While John Herald's name might not be as familiar as Alan Lomax's, his work as a member of the Greenbriar Boys and as a session musician made him a prime mover and shaker on the folk scene during the '50s and early '60s. Herald was born and raised in Greenwich Village, and his vocation was pretty much chosen for him when his poet father took the young boy to parties where folk-forefathers like Leadbelly and Woody Guthrie performed live. "All of his (father's) friends were bohemians …," Herald recalled in the liner notes to Roll On John, "and here I was, somebody that was in on another sort of bohemian revolution in the sense of the folk part of art; folk craft, folk culture and so on." Like many roots music lovers of his generation, he also learned about folk from Pete Seeger, whom he saw perform at summer camp in 1954. While attending Manumit, a progressive school, he started listening to bluegrass on Don Larkin's radio program (Larkin Barkin') out of New Jersey. He learned to play the guitar by attending loose jam sessions with future notables like Bob Dylan, Rory Block, and Ramblin' Jack Elliot.

In 1959 Herald joined the Greenbriar Boys with John Yellin and Eric Weissberg. While the band garnered a good rep playing Sunday jams in Washington Square (in Greenwich Village) and local American Youth Hostels, they had few commercial aspirations early on. This outlook changed, however, when Yellin was replaced by Paul Prestopino and then Ralph Rinzler. Rinzler encouraged the band to practice more often, and by 1960 the group traveled to Union Grove, North Carolina where they won first prize in the band competition (the first Northern band to do so). In 1962, the Greenbriar Boys guested on "Pal of Mine" and "Banks of the Ohio on Joan Baez's second album. From here it was a short step for Vangaurd's Maynard Solomon to sign the group. After performing on the compilation, New Folks, the group recorded three successive albums for the label, The Greenbriar Boys (1962), Ragged But Right! (1964), and Better Late Than Never (1966), and one album for Electra, Dian and the Greenbriar Boys (1963).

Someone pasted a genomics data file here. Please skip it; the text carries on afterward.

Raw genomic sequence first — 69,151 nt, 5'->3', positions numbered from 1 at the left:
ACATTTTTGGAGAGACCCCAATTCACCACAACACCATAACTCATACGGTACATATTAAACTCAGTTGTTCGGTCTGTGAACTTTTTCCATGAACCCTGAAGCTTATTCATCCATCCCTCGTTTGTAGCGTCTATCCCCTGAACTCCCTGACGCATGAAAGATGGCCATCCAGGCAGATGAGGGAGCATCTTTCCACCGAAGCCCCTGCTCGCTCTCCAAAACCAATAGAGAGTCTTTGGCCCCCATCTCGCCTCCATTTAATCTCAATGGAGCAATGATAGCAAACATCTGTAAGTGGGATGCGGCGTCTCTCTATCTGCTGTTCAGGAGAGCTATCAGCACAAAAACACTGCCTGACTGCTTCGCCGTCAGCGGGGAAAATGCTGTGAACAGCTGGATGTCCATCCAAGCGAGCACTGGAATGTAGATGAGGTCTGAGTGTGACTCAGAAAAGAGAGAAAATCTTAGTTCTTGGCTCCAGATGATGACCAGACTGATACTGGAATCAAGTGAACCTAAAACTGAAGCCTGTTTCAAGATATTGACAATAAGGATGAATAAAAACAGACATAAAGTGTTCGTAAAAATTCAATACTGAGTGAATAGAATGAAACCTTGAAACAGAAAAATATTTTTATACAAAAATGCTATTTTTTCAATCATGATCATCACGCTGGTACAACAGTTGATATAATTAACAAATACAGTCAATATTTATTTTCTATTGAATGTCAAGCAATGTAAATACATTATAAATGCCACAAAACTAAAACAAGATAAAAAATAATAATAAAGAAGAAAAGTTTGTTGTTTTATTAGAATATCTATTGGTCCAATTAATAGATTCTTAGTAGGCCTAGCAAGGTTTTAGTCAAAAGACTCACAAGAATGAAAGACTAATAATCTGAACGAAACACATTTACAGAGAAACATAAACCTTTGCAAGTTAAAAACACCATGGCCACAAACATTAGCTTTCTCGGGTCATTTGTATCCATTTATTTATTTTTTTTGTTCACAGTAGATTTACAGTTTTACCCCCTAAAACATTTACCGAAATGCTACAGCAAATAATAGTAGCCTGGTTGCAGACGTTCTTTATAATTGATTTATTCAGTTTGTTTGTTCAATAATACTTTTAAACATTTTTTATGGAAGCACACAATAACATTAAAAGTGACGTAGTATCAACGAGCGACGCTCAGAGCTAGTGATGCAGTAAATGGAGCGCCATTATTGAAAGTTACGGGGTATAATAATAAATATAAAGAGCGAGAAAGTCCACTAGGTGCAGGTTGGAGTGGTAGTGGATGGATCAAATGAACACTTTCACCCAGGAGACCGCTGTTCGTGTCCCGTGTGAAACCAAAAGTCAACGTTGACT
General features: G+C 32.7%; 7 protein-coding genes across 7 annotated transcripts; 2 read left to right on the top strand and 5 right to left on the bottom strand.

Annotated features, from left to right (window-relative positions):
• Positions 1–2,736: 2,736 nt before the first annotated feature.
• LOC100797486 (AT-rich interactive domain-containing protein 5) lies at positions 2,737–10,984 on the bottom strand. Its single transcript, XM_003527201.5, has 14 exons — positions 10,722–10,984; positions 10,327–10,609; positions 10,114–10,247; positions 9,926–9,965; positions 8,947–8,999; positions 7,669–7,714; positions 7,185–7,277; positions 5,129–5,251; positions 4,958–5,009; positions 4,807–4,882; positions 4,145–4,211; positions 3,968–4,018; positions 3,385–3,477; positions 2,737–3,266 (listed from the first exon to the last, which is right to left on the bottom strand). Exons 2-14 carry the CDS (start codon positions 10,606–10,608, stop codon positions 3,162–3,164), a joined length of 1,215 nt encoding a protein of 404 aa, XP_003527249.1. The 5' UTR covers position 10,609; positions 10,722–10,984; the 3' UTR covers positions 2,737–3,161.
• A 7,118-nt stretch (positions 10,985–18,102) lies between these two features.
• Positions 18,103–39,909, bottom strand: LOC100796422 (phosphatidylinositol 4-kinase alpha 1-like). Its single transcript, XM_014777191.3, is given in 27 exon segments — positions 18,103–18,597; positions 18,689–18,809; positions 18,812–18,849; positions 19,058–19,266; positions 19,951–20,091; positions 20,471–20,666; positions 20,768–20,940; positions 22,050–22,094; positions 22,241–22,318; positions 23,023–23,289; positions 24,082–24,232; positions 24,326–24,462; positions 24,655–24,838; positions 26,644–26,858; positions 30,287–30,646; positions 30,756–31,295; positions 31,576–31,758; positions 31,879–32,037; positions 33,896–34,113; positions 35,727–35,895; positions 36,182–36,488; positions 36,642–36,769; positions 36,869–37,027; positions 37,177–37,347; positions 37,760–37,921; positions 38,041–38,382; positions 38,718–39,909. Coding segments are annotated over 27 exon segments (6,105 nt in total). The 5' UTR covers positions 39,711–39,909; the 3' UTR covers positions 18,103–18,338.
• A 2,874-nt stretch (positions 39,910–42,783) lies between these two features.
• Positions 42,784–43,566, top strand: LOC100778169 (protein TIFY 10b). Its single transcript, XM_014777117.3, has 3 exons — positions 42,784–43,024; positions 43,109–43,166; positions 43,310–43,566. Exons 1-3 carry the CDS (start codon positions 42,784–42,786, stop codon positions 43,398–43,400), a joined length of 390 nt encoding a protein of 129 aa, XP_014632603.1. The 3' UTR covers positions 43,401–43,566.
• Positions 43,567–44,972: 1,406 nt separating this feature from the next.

While holding down his guitar and vocal chores in the Greenbriar Boys, Herald went to work at the Smithsonian Institute and managed bluegrass legend Bill Monroe. Vanguard also kept him busy with session work during the '60s. He played an essential roll in the work of Ian & Sylvia as they expanded their folk sound in the mid-'60s, and also played on albums by Jack Elliott and Doc Watson. In 1972, Herald recorded his first solo album for Paramount and followed with the electric John Herald and the John Herald Band in 1978. By the early '80s, however, he had returned to his acoustic roots. "… Most of the traditional folk music people that I know …," Herald noted, "will always be playing only at home if need be, like we did when we first started." ~ Ronnie D. Lankford, Jr., Rovi